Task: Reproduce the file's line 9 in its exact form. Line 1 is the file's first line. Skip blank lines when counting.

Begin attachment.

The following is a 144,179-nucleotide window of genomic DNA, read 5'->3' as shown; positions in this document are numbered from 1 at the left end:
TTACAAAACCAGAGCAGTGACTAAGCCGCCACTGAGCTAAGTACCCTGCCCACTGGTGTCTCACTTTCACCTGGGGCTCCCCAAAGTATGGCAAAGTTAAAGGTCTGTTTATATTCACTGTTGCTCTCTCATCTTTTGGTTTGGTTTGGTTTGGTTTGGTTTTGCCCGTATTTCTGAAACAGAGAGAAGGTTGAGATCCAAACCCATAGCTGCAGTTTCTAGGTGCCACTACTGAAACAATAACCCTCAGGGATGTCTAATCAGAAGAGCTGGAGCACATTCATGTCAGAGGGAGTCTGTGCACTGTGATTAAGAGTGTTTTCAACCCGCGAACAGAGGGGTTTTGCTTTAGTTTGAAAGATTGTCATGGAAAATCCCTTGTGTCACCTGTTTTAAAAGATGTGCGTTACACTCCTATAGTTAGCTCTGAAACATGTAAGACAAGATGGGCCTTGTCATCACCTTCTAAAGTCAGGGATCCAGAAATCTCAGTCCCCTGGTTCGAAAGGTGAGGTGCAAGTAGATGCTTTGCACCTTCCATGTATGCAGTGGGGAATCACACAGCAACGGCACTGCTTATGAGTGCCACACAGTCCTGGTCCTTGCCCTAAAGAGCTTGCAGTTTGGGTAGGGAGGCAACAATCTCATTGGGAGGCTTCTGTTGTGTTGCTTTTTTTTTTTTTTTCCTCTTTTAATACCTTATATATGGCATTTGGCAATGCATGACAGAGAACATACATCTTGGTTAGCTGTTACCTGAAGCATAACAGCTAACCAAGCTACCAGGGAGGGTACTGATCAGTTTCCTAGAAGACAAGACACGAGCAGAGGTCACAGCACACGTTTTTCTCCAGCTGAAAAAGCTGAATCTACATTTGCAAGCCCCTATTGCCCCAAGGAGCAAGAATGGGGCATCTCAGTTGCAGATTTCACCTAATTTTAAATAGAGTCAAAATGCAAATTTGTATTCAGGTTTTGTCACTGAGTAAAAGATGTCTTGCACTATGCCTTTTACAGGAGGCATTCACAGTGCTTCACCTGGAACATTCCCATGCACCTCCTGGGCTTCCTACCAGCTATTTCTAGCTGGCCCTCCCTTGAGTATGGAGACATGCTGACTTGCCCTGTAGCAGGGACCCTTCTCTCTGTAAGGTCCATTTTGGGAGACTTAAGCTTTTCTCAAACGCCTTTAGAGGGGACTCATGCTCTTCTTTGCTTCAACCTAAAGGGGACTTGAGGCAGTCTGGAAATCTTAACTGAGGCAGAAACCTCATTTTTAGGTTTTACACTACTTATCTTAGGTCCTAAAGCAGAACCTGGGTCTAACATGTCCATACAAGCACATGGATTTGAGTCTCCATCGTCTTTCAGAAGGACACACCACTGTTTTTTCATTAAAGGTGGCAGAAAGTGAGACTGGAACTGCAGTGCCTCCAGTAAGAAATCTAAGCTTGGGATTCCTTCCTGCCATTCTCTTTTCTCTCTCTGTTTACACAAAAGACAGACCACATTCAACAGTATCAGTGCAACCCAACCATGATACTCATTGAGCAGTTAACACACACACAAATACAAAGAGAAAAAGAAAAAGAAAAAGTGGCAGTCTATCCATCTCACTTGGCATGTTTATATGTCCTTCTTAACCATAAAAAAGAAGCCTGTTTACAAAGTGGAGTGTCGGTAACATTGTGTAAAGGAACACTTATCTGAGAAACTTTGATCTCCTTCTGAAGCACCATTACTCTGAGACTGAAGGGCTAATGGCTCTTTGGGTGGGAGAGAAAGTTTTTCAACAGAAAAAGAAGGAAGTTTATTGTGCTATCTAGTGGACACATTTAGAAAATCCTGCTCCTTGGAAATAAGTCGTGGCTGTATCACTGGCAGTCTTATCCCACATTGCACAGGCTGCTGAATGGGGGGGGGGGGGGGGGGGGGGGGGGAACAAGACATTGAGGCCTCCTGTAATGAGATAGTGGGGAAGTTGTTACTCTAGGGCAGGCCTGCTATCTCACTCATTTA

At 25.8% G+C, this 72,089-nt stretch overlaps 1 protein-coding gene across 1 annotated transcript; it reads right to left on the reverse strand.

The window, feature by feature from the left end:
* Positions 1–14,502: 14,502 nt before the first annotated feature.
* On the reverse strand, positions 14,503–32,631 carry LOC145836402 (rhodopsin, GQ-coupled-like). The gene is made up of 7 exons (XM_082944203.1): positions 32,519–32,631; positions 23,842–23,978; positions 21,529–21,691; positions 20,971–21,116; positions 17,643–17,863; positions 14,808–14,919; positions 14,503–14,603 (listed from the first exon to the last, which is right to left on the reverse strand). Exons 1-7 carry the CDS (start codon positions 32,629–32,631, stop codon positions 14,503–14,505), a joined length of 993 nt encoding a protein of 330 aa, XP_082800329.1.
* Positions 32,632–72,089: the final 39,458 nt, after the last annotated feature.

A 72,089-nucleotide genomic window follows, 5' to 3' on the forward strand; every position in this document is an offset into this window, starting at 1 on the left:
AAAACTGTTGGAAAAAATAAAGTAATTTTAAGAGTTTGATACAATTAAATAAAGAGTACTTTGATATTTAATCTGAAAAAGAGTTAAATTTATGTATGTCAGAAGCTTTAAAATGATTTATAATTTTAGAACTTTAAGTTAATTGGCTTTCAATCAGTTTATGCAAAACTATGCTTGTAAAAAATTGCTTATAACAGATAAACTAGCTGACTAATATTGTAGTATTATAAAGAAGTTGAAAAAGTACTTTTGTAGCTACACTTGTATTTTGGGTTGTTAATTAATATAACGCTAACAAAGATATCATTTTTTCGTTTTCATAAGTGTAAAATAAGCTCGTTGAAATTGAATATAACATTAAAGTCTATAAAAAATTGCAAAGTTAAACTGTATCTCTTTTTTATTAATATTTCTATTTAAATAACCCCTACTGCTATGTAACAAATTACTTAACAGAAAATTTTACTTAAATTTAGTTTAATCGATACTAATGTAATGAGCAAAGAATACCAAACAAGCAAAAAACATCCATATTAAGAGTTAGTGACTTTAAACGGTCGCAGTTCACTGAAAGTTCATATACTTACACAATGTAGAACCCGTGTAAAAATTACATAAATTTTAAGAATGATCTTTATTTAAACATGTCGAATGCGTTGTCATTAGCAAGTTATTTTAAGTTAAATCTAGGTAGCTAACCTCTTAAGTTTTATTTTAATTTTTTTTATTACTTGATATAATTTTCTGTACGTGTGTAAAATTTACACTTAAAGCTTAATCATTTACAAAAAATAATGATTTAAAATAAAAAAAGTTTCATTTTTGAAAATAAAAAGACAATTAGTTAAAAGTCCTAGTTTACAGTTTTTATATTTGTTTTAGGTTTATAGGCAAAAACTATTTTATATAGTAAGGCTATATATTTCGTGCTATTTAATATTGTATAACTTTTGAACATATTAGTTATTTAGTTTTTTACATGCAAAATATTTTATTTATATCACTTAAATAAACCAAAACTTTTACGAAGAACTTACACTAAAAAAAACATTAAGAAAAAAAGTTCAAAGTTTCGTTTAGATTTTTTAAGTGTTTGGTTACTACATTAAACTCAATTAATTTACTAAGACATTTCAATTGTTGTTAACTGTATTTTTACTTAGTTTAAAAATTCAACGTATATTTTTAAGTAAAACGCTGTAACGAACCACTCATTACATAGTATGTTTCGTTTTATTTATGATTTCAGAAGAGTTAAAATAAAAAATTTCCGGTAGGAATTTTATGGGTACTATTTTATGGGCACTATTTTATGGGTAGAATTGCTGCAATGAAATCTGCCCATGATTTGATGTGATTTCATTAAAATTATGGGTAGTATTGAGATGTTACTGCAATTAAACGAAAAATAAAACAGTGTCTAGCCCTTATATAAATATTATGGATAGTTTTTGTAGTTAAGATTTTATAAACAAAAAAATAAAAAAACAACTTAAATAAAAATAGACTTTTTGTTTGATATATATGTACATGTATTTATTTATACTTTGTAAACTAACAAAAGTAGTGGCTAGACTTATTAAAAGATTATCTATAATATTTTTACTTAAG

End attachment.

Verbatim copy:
AAAACTGTTGGAAAAAATAAAGTAATTTTAAGAGTTTGATACAATTAAATAAAGAGTACTTTGATATTTAATCTGAAAAAGAGTTAAATTTATGTATGTCAGAAGCTTTAAAATGATTTATAATTTTAGAACTTTAAGTTAATTGGCTTTCAATCAGTTTATGCAAAACTATGCTTGTAAAAAATTGCTTATAACAGATAAACTAGCTGACTAATATTGTAGTATTATAAAGAAGTTGAAAAAGTACTTTTGTAGCTACACTTGTATTTTGGGTTGTTAATTAATATAACGCTAACAAAGATATCATTTTTTCGTTTTCATAAGTGTAAAATAAGCTCGTTGAAATTGAATATAACATTAAAGTCTATAAAAAATTGCAAAGTTAAACTGTATCTCTTTTTTATTAATATTTCTATTTAAATAACCCCTACTGCTATGTAACAAATTACTTAACAGAAAATTTTACTTAAATTTAGTTTAATCGATACTAATGTAATGAGCAAAGAATACCAAACAAGCAAAAAACATCCATATTAAGAGTTAGTGACTTTAAACGGTCGCAGTTCACTGAAAGTTCATATACTTACACAATGTAGAACCCGTGTAAAAATTACATAAATTTTAAGAATGATCTTTATTTAAACATGTCGAATGCGTTGTCATTAGCAAGTTATTTTAAGTTAAATCTAGGTAGCTAACCTCTTAAGTTTTATTTTAATTTTTTTTATTACTTGATATAATTTTCTGTACGTGTGTAAAATTTACACTTAAAGCTTAATCATTTACAAAAAATAATGATTTAAAATAAAAAAAGTTTCATTTTTGAAAATAAAAAGACAATTAGTTAAAAGTCCTAGTTTACAGTTTTTATATTTGTTTTAGGTTTATAGGCAAAAACTATTTTATATAGTAAGGCTATATATTTCGTGCTATTTAATATTGTATAACTTTTGAACATATTAGTTATTTAGTTTTTTACATGCAAAATATTTTATTTATATCACTTAAATAAACCAAAACTTTTACGAAGAACTTACACTAAAAAAAACATTAAGAAAAAAAGTTCAAAGTTTCGTTTAGATTTTTTAAGTGTTTGGTTACTACATTAAACTCAATTAATTTACTAAGACATTTCAATTGTTGTTAACTGTATTTTTACTTAGTTTAAAAATTCAACGTATATTTTTAAGTAAAACGCTGTAACGAACCACTCATTACATAGTATGTTTCGTTTTATTTATGATTTCAGAAGAGTTAAAATAAAAAATTTCCGGTAGGAATTTTATGGGTACTATTTTATGGGCACTATTTTATGGGTAGAATTGCTGCAATGAAATCTGCCCATGATTTGATGTGATTTCATTAAAATTATGGGTAGTATTGAGATGTTACTGCAATTAAACGAAAAATAAAACAGTGTCTAGCCCTTATATAAATATTATGGATAGTTTTTGTAGTTAAGATTTTATAAACAAAAAAATAAAAAAACAACTTAAATAAAAATAGACTTTTTGTTTGATATATATGTACATGTATTTATTTATACTTTGTAAACTAACAAAAGTAGTGGCTAGACTTATTAAAAGATTATCTATAATATTTTTACTTAAG